Former Italian Prime Minister Silvio Berlusconi
Former Italian Prime Minister Silvio Berlusconi Jewel Samad/AFP via Getty Images

“Berlusconi, after the appearance of some symptoms, was admitted to the San Raffale hospital in Milan as a precaution. The clinical picture does not cause concern,” Berlusconi’s spokesperson told CNN.

5:29 a.m. ET, September 4, 2020

South Korea extends strict social distancing measures for another week in the greater Seoul area

From CNN's Yoonjung Seo in Seoul

Customers wearing face masks collect their orders as chairs and tables are stacked together as part of social distancing efforts inside a cafe in Seoul, on August 31.
Customers wearing face masks collect their orders as chairs and tables are stacked together as part of social distancing efforts inside a cafe in Seoul, on August 31. Ed Jones/AFP via Getty Images

South Korea is extending its strict social distancing measures for the greater Seoul Metropolitan area for one more week until September 13, the country's Health Minister Park Neung-hoo said in a briefing today.

"The government feels it's necessary to extend these measures until the new daily numbers visibly drop so that our epidemiological investigation and medical system capacity can handle the situation," Park explained.

The current restrictions were due to expire this Sunday.

All kindergartens and schools except some high school classes in the greater Seoul Metropolitan area will continue to hold online classes for two more weeks until September 20, the Education Ministry's Vice Minister Park Baek-beom said in a separate briefing.

All restaurants and bakeries will continue to stop eat-in services between 9 p.m. to 5 a.m. local time, and gyms and indoor sporting facilities will be closed for one more week due to this decision.

The rest of South Korea, where level-two social distancing measures are implemented, will maintain the restrictions for two more weeks from September 9 until September 20, Park said. However, local authorities can adjust the duration of restrictions.

What level-two social distancing means: Indoor gatherings are limited to 50 people and outdoor gatherings to 100. Churches nationwide will be strongly advised to hold online services by local authorities, Park added.

South Korea reported 198 new coronavirus cases from Thursday, of which 189 are local cases, and nine are imported, according to the press release by the South Korean Centers for Disease Control and Prevention (KCDC) on Friday. South Korea currently has 20,842 confirmed cases of Covid-19 and 331 deaths from the virus.

5:27 a.m. ET, September 4, 2020

It's the worst disaster of the pandemic. But WHO chief says our lack of concern shows "moral bankruptcy"

From CNN's Emma Reynolds

They are among the greatest victims of coronavirus, yet elderly people continue to be dismissed, despite growing evidence of the devastating effects the pandemic has had on them.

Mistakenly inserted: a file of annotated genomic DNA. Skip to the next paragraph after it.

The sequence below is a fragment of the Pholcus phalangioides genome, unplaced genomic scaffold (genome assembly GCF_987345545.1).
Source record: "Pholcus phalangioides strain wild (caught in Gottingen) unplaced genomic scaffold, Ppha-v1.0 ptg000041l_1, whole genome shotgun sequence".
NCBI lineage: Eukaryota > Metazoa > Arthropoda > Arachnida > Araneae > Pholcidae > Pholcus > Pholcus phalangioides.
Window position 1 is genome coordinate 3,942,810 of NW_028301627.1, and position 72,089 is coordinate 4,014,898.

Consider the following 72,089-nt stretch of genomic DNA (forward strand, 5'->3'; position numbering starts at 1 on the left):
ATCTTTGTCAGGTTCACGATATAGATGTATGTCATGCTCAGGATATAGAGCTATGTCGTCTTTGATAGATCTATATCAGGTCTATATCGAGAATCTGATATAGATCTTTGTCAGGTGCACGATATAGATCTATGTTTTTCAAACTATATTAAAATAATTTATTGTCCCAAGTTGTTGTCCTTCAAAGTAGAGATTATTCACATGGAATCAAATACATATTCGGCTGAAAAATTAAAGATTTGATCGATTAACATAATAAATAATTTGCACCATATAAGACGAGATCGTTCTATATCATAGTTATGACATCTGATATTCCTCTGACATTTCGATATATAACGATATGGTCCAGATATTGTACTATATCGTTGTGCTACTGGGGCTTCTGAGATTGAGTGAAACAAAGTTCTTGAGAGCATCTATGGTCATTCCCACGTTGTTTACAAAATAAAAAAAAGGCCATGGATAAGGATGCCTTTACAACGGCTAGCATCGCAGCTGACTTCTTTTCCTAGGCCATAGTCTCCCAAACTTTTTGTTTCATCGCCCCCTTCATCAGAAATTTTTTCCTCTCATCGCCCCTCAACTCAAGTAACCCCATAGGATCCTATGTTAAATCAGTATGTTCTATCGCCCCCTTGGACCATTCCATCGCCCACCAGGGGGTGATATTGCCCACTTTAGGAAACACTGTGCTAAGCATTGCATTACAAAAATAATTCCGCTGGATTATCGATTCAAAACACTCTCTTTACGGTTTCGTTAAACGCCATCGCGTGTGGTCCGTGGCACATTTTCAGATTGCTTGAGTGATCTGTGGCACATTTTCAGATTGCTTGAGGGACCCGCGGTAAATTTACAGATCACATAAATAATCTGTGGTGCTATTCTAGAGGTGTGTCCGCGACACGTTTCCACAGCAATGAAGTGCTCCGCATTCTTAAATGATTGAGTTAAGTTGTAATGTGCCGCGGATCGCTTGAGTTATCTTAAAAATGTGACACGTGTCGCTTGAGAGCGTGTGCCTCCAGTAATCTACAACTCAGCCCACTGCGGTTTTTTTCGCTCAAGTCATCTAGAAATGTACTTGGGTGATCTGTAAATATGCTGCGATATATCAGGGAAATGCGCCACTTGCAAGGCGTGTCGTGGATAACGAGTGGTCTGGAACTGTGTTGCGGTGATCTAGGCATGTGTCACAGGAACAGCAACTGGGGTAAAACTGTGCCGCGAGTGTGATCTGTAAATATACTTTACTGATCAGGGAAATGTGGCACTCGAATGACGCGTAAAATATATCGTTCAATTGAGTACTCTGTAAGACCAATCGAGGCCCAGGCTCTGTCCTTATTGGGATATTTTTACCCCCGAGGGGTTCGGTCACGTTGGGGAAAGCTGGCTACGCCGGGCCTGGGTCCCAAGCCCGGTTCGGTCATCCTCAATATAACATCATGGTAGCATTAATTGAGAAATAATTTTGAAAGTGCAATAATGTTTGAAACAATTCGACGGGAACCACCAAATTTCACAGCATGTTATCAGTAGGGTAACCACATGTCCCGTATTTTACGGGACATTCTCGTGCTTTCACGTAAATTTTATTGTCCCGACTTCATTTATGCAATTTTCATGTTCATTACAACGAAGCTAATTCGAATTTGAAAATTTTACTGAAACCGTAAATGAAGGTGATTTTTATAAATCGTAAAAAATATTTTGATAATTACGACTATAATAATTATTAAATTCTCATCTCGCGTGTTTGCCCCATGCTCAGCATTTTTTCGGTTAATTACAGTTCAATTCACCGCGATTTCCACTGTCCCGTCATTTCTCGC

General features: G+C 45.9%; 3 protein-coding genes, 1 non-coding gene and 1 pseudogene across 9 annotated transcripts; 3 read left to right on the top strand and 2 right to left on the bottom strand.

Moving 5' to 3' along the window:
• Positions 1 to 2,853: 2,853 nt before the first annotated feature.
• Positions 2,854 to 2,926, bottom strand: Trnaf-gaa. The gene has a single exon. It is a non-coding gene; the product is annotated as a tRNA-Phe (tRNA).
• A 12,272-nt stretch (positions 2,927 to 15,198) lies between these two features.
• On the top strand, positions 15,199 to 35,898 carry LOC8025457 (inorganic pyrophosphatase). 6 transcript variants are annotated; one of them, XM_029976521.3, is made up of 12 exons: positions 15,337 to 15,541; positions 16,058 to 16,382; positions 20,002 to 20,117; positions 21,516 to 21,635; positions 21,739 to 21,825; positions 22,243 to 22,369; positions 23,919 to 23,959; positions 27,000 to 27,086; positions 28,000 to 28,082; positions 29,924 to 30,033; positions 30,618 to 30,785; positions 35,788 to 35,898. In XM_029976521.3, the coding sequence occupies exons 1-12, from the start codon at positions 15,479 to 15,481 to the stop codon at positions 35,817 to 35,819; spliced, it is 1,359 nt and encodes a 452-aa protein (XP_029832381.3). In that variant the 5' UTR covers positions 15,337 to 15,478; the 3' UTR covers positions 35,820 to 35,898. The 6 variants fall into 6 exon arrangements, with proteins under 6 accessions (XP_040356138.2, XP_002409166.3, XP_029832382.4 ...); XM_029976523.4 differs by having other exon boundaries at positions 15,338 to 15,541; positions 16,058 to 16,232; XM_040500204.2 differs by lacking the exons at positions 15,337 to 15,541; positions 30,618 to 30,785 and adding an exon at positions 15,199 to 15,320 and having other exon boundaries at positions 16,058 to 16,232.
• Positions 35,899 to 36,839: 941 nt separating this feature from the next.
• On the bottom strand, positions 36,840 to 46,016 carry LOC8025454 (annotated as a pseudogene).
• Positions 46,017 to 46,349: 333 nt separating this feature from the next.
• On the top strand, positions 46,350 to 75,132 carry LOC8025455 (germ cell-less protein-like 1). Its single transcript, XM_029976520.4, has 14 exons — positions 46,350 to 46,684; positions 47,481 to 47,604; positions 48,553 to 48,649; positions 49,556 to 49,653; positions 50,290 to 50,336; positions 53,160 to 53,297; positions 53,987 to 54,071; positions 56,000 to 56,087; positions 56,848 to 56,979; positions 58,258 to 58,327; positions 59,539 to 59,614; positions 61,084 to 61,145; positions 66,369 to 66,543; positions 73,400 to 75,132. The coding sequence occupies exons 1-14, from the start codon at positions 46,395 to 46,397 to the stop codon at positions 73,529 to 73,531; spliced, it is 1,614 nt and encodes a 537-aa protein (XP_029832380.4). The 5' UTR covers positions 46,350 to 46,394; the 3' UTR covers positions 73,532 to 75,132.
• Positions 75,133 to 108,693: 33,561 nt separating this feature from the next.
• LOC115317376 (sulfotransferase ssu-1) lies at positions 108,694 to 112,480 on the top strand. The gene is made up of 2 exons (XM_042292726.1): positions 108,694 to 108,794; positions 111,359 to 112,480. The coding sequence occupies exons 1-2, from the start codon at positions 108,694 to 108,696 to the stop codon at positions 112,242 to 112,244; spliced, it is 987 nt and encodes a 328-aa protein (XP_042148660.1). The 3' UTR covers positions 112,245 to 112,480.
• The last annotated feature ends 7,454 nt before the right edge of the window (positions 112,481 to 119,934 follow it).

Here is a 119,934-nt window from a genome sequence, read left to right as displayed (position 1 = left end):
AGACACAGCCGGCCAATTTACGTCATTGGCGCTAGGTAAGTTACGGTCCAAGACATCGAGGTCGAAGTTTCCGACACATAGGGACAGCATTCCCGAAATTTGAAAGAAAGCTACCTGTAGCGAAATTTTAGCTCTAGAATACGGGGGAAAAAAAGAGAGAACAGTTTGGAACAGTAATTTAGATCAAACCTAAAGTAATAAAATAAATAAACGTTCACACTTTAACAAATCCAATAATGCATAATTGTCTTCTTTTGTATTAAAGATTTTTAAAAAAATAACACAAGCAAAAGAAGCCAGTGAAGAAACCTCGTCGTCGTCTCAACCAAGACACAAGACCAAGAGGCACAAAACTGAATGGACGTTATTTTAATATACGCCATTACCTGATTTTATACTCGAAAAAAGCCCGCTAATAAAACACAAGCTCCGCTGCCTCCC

Earlier this week, World Health Organization (WHO) Director-General Tedros Adhanom Ghebreyesus said he had heard people describing high Covid-19 death rates among older people as "fine."

No, when the elderly are dying it's not fine. It's a moral bankruptcy," he told a news conference. "Every life, whether it's young or old, is precious and we have to do everything to save it."

WHO figures from last week show that almost 88% of all deaths in Europe were among people aged 65 and over. And almost half of all deaths linked to Covid-19 globally have taken place in care homes, according to the Long-Term Care Covid (LTCcovid) network at the London School of Economics.

But despite vast numbers of elderly people dying of coronavirus -- and a significant drop in the quality of life of many of those forced to self-isolate -- the global response to the risks they face in the era of Covid-19 has often been chilling.

Read the full story:

4:24 a.m. ET, September 4, 2020

US lawmakers want e-cigarettes banned from college campuses this fall due to coronavirus

From CNN's Faith Karimi and Steve Almasy

United States lawmakers are reiterating a call for universities and college campuses to prohibit tobacco use this fall due to the coronavirus pandemic. 

In a letter to the Centers for Disease Control and Prevention, Democratic lawmakers urged the federal health agency to review its Covid-19 guidelines and recommend no smoking, vaping or chewing tobacco in schools. 

The letter cites a study suggesting that young people who've used e-cigarettes can be five times more likely to be diagnosed with Covid-19. Stanford University researchers published the report last month in the Journal of Adolescent Health. 

"Following the Stanford study, the University of Nevada, Las Vegas (UNLV) announced that it was banning tobacco use on campus in the fall ... In making that decision, UNLV took into account that if someone is smoking, vaping, or chewing tobacco, they cannot be complying with requirements to wear a mask," Rep. Raja Krishnamoorthi and Senate Democratic Whip Dick Durbin wrote in the letter.

With the public health risk posed by coronavirus, they said, the CDC should "act quickly and forcefully."

Read the full story:

4:02 a.m. ET, September 4, 2020

New Zealand reports first Covid-19 death in more than three months

From CNN's Chandler Thornton and Julia Hollingsworth

This illustration, created at the Centers for Disease Control and Prevention (CDC), reveals ultrastructural morphology exhibited by coronaviruses.
This illustration, created at the Centers for Disease Control and Prevention (CDC), reveals ultrastructural morphology exhibited by coronaviruses. Centers for Disease Control and Prevention (CDC)

New Zealand reported its first Covid-19 death in more than three months on Friday, according to its health ministry.

The ministry reported the man in his 50s was linked to the August Auckland cluster.

New Zealand's last reported death from the virus was on May 28. The country's death toll from Covid-19 now stands at 23.

"It’s with a very heavy heart we acknowledge that COVID-19 has taken the life of someone in our community. Our thoughts are with this person’s family and whānau," the NZ government tweeted.